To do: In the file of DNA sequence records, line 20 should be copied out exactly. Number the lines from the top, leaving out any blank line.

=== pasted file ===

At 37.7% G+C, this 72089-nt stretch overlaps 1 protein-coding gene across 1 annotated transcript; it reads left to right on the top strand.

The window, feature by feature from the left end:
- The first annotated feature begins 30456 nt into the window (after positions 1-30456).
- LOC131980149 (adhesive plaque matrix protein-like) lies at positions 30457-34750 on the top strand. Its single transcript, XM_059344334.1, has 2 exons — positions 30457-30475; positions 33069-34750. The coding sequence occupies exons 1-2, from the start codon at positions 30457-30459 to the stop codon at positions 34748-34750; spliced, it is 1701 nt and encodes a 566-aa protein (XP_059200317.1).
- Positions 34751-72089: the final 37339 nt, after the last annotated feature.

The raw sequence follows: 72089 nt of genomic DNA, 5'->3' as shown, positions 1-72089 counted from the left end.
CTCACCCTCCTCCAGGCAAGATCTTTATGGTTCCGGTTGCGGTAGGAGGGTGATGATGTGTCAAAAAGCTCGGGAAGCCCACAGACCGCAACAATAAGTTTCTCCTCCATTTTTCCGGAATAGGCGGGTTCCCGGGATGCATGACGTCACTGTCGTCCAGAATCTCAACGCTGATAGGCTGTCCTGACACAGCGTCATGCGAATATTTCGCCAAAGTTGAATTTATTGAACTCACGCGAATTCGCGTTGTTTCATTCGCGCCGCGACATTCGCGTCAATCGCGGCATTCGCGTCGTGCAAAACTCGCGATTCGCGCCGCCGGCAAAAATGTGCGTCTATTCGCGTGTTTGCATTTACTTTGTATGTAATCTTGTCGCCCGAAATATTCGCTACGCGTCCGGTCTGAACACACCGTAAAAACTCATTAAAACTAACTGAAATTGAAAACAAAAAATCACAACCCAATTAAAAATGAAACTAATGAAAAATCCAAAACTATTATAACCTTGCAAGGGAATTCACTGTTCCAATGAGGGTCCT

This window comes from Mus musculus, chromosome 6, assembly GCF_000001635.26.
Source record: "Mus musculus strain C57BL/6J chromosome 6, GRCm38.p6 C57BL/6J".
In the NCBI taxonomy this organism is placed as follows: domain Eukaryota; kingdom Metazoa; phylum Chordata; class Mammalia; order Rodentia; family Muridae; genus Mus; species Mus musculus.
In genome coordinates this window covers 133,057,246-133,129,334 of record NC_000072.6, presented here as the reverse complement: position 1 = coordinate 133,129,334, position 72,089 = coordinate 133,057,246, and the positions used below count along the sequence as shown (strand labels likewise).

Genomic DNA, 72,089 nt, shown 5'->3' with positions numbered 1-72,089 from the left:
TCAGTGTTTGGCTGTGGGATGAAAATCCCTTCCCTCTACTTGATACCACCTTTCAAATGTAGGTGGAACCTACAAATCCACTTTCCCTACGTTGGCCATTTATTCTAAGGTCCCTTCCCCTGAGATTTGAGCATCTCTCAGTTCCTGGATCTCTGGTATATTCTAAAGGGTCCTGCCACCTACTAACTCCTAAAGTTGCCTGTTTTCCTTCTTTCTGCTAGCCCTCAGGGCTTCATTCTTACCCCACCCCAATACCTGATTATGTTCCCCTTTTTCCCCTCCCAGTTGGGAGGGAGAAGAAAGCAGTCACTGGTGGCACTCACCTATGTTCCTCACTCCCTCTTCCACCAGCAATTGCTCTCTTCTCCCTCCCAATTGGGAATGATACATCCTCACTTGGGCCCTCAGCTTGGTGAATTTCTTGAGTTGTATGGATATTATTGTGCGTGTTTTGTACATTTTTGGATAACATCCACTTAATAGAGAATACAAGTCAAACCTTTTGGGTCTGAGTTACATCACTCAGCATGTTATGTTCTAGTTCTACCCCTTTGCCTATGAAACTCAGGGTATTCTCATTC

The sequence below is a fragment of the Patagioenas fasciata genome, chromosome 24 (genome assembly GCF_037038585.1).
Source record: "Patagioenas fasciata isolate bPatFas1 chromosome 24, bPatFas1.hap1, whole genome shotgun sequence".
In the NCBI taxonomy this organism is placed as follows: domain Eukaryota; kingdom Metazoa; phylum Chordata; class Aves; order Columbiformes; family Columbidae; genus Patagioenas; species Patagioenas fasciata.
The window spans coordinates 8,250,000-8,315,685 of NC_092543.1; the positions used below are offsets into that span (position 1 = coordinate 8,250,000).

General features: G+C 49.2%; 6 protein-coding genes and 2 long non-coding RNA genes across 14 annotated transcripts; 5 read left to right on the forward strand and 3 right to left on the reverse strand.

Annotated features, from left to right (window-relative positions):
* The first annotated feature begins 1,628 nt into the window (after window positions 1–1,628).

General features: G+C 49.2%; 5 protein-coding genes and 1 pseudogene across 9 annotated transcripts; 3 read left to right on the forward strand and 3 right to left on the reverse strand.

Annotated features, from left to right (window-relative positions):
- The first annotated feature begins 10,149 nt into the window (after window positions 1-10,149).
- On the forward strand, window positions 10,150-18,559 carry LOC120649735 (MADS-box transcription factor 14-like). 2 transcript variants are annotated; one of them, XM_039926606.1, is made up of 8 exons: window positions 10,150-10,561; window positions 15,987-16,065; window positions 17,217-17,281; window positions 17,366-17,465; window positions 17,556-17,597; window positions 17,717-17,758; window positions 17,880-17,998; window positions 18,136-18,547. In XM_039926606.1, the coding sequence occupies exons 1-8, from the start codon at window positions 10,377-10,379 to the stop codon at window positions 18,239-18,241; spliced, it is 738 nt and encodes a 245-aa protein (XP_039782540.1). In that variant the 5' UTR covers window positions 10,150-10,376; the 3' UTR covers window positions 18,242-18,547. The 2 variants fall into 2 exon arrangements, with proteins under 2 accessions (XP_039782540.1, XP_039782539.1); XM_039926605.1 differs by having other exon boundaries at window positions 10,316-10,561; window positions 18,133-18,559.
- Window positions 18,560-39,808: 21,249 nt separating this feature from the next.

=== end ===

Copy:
* The first annotated feature begins 1,628 nt into the window (after window positions 1–1,628).